ASEP’s Indicators System
All most significant indicators this month have worsened in larger or lesser degree since July. Consumer Sentiment decreases six points, while the Evaluation of the National Economic Situation decreases eight points, so that both indicators are 10 and 19 points respectively below the equilibrium level. Both indicators on savings are very much the same as last month’s. Personal Optimism decreases two points and is exactly on the equilibrium level. Satisfaction with the Quality of Life continues at very high levels, but loses two points with respect to July (the second lowest value of the last twelve months). All other social indicators remain in their usual levels, except post-materialism, that loses four points in only one month, placing itself again below 40%, returning to more materialistic values of greater security. Regarding political indicators, Satisfaction with how Democracy is working decreases six points, the second lowest value of the last twelve months though it continues at a very high level. Satisfaction with the National Government also loses seven points, though it is still positive. All remaining indicators maintain their usual levels. With respect to the image of institutions, this month’s ranking is the following: Armed Forces (5.8 points in a scale 0 to 10 points), the Crown (5.7 points), regional public TVs (5.6), the public state TVE (5.5), Banks and the National Government (4.5 points each), and Political Parties (3.9 in a scale 0 to 10 points). Almost all institutions suffer significant loses this month, between 3 and 4 decimal points. In the public leaders’ ranking Felipe Gonzalez (5.2 points) is the only political leader that breaks the 5 points barrier. Below 5 points are Jose Bono (4.9 points), José Luis Rodríguez Zapatero (4.7), Alberto Ruiz Gallardón (4.5), Rodrigo Rato (4.2), Alfredo Pérez Rubalcaba (4.1), Rosa Díez and Gaspar Llamazares (3.8 points each), Fernando Savater (3.7), Mariano Rajoy (3.1), and José Mª Aznar (2.9 points in a scale 0 to 10 points). Most leaders receive similar or lower ratings than the last time that they were rated, except in the case of Felipe Gonzalez, Gaspar Llamazares and Alberto Ruiz Gallardon, all of which improve their rating even in only by one decimal point. Vote estimate for the future (announced but not yet officially called) elections shows a difference of 4.2 per cent points between PSOE and PP, (only four decimal points more than in the last elections of 2004). But it must be repeated once more that since May 2004 voting estimates have shown a tie situation between the two largest national parties, with a variation in those estimates ranging from two points in favour of PP to four points in favour of PSOE, depending on the estimate of turn out-abstention. One should also take into account that abstention estimate, 22.7% this month, is practically the same as that really observed in the March 2004 elections, something that explains that the difference in voting estimate be also very similar to that observed in those elections. In fact, the most significant changes in voting estimate are the increase of eight decimal points for IU, and the decrease of twelve decimal points for nationalist parties in the centre and the right.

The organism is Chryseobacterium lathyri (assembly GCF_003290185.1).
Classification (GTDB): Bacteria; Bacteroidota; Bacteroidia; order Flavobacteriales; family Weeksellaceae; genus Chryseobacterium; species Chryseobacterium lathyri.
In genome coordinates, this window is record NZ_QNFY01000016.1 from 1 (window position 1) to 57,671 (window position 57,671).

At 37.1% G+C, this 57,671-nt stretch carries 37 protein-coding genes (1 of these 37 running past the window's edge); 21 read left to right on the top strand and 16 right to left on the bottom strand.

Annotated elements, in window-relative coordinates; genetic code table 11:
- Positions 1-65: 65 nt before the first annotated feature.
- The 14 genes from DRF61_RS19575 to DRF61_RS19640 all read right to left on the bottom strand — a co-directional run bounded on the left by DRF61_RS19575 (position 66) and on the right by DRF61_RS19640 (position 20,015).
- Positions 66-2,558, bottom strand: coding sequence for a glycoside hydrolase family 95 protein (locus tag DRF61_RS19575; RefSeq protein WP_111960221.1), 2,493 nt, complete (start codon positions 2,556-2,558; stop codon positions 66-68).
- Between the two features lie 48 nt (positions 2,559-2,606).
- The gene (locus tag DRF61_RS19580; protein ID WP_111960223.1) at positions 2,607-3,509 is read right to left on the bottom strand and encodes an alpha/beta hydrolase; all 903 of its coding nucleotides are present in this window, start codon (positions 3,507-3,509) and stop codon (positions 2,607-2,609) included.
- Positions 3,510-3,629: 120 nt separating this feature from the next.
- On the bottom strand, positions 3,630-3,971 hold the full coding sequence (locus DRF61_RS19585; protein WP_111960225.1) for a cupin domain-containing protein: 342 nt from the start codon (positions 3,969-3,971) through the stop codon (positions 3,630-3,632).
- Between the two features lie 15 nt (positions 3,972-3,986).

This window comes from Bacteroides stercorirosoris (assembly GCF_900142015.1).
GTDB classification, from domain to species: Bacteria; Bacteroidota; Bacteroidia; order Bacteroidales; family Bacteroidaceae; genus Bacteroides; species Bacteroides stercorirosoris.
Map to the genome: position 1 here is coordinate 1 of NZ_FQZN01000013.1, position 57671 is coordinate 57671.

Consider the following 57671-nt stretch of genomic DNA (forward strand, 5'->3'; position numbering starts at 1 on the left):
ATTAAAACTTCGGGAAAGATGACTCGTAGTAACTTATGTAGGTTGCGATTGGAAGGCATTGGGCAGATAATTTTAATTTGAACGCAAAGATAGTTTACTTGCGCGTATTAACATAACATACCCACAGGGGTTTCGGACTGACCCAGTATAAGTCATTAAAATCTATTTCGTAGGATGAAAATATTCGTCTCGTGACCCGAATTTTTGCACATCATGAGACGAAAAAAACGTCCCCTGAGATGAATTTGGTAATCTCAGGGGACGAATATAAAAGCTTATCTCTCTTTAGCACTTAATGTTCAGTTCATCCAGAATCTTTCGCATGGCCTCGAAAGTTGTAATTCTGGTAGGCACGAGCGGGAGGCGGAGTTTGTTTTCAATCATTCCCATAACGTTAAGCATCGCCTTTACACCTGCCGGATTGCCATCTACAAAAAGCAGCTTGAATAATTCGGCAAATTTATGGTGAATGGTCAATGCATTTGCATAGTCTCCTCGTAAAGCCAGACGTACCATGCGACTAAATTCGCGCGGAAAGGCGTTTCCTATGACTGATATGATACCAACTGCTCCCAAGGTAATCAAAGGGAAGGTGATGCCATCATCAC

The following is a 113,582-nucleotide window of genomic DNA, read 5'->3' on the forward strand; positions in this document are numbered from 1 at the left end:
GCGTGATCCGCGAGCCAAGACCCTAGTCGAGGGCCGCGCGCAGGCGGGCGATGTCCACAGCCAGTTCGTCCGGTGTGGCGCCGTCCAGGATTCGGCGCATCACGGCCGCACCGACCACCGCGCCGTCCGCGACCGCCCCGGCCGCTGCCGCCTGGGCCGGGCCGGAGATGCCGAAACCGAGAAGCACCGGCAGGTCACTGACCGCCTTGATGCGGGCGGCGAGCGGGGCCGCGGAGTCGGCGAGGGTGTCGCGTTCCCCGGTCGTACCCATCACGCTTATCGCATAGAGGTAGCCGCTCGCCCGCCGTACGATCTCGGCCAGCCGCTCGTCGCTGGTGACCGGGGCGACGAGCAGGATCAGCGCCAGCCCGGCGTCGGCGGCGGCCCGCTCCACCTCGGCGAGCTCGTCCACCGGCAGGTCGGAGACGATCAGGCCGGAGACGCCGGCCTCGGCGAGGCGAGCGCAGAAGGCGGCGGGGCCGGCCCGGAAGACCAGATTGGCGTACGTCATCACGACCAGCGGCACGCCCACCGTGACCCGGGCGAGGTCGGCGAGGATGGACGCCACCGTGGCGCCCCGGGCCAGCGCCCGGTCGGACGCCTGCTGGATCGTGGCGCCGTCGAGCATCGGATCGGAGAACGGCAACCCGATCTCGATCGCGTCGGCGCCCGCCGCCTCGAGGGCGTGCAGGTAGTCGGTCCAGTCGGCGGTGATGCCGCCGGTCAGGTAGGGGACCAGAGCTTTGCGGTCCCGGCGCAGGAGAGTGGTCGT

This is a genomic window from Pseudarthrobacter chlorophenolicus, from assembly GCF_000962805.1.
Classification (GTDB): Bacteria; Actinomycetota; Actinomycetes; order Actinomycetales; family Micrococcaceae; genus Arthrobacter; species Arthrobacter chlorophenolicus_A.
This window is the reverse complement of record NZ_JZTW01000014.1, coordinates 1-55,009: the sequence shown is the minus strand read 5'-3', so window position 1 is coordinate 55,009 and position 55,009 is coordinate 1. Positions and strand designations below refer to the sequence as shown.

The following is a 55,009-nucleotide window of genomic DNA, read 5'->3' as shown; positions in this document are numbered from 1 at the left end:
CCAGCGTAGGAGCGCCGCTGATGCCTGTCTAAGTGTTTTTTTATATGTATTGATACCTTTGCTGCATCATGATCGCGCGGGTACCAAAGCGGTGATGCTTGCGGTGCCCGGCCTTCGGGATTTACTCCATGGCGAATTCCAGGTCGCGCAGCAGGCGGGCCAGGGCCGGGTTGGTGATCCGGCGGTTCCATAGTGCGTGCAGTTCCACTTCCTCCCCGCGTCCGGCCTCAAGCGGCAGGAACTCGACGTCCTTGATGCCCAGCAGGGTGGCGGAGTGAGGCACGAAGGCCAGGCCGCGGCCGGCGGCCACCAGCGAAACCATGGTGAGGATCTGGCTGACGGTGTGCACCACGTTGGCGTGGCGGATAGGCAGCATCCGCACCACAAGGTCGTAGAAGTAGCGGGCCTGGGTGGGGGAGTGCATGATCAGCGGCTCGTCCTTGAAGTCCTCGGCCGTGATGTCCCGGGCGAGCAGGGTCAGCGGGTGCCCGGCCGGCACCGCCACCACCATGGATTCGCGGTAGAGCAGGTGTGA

Evaluation of Government’s Policies and Actions